Point of view: Is very similar to speaker or persona. When I think of point of view I also think of writing as if I were something abstract or not as concrete as a person like water, or a flower.  Not that I do much of that in my writing, but it is possible that I might give it a try.

Situation: This one is also similar two the previous two, but when we talk about situation we talk about setting the scene. Where are these people or objects, what are they doing. Creating a situation that people can relate to can be very engaging.  I think that often times with poetry we think more about the emotion that the situation that brought us there.

Figurative language: Adding figurative language can really add to the beauty of the poem. Figurative language is mostly commonly created by using metaphors and similes.

Sound: Is a broad term that covers area like rhyme, repetition and sounds. Some poems use certain letters or words throughout to create unity.  There must be whole books on sound, because it really is a broad topic.

Now I have to admit even after talking about all this, when I write a poem I usually don’t give it much though. I just sit down and write. I am getting much better about creating tone, and the persona but I am new to figurative language and especially sound.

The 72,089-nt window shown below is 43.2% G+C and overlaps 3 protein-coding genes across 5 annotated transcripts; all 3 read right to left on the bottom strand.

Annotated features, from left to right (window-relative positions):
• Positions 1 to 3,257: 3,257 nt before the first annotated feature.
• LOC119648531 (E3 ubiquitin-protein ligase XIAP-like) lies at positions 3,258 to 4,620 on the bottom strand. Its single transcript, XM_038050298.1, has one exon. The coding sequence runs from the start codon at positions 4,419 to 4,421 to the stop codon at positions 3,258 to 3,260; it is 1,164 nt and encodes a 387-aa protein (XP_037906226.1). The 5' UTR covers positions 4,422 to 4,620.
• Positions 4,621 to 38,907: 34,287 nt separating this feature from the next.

My writing goal for the near future is to expand on my style and include more of these devices into my poetry to create depth.

Are there tools that you like to use to create depth in your poetry, and do you have a method to your madness when you write, or do you just let it flow?

Losing my urge to want more

I have been working hard to break the cycle of wanting.  As a society we always want what we don’t have. Another pair of shoes, a newer car, a different job.  It’s always something.

I used to buy things just to buy them.  It didn’t really matter if I needed it or not, it just felt good to buy it.  It became even harder to resist when it was a really good deal.

Thrift stores were the worst. How could you pass up a pair of the perfect jeans when they are only a dollar; you just can’t.